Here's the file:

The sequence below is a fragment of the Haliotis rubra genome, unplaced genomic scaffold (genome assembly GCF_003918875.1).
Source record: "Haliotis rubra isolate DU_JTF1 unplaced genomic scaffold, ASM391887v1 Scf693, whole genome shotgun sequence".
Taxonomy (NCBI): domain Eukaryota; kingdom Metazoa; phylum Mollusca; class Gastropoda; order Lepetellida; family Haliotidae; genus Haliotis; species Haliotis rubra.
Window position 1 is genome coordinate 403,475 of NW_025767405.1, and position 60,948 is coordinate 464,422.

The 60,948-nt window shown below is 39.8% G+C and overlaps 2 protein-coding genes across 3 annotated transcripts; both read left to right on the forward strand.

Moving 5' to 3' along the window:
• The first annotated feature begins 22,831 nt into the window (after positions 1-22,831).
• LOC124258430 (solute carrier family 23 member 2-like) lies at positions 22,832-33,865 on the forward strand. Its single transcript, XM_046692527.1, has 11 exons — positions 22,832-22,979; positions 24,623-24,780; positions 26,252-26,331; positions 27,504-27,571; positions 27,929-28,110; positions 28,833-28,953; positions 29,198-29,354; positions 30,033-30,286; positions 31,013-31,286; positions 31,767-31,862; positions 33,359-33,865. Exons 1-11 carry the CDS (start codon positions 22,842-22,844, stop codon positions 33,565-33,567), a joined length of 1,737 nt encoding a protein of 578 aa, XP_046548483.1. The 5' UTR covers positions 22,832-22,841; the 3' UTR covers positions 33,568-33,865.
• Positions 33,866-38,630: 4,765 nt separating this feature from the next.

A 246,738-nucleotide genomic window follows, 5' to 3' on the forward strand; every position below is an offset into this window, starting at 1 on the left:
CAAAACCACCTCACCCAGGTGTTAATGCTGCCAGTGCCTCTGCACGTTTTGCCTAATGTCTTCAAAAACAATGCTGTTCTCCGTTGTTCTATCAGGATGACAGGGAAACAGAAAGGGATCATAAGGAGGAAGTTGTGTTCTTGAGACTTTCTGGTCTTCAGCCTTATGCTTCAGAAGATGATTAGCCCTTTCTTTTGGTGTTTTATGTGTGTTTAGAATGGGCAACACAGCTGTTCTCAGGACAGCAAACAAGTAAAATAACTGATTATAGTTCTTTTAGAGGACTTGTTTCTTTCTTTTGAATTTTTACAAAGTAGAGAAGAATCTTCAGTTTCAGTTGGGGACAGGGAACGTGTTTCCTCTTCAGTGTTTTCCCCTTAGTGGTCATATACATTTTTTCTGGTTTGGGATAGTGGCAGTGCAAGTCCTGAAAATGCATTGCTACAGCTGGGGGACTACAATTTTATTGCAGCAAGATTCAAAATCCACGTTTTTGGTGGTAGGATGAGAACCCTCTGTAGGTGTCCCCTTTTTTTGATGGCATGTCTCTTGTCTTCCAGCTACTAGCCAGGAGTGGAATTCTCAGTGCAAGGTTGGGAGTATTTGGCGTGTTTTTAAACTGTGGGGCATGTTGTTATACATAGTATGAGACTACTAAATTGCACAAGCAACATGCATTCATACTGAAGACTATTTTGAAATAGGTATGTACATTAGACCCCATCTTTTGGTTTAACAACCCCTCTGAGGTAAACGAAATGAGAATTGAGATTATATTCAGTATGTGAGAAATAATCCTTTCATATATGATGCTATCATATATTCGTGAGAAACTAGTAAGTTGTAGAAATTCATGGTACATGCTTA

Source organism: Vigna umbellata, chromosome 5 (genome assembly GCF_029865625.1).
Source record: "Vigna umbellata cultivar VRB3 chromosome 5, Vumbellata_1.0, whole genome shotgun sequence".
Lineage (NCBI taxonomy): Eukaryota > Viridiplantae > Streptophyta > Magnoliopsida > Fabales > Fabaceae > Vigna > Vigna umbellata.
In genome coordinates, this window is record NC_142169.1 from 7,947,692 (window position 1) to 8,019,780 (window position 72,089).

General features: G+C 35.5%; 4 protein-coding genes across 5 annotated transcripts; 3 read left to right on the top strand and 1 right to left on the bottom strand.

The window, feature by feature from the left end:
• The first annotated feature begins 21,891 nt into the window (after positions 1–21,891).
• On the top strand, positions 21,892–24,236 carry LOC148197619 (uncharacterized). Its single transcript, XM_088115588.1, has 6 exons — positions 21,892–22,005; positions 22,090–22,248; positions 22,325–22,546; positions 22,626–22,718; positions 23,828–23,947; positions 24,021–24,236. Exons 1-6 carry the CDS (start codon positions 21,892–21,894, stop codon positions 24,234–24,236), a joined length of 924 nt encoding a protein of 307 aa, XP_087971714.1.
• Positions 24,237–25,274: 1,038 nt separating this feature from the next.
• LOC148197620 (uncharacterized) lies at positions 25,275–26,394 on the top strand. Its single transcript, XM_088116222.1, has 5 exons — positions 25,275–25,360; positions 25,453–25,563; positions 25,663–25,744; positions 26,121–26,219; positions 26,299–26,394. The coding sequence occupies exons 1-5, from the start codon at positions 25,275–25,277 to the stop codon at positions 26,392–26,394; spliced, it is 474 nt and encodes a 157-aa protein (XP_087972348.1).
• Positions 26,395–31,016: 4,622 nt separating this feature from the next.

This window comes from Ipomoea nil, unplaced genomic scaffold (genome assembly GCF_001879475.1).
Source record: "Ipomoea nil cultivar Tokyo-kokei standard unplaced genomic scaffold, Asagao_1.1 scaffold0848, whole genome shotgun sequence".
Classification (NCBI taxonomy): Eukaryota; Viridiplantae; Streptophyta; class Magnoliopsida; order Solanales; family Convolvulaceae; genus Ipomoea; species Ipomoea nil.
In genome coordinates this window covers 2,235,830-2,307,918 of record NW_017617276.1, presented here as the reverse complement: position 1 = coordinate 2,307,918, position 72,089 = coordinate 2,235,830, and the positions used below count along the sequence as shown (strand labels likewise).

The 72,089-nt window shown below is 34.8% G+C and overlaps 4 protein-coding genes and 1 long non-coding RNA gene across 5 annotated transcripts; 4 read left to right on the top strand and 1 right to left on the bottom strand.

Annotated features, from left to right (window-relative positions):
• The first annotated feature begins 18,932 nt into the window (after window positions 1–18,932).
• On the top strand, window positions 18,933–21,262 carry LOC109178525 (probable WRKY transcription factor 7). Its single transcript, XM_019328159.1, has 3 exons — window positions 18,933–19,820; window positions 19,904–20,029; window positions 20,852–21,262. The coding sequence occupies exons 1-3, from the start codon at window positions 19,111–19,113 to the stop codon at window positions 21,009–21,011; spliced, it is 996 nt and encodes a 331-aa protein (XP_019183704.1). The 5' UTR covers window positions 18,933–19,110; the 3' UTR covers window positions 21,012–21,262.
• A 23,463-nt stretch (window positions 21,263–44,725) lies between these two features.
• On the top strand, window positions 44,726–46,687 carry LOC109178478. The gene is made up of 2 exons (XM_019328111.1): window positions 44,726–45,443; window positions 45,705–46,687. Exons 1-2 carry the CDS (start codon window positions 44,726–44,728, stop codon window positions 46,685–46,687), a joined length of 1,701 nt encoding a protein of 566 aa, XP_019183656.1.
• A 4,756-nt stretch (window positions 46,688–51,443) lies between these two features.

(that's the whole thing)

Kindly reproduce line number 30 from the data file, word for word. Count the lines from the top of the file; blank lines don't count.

• On the top strand, window positions 18,933–21,262 carry LOC109178525 (probable WRKY transcription factor 7). Its single transcript, XM_019328159.1, has 3 exons — window positions 18,933–19,820; window positions 19,904–20,029; window positions 20,852–21,262. The coding sequence occupies exons 1-3, from the start codon at window positions 19,111–19,113 to the stop codon at window positions 21,009–21,011; spliced, it is 996 nt and encodes a 331-aa protein (XP_019183704.1). The 5' UTR covers window positions 18,933–19,110; the 3' UTR covers window positions 21,012–21,262.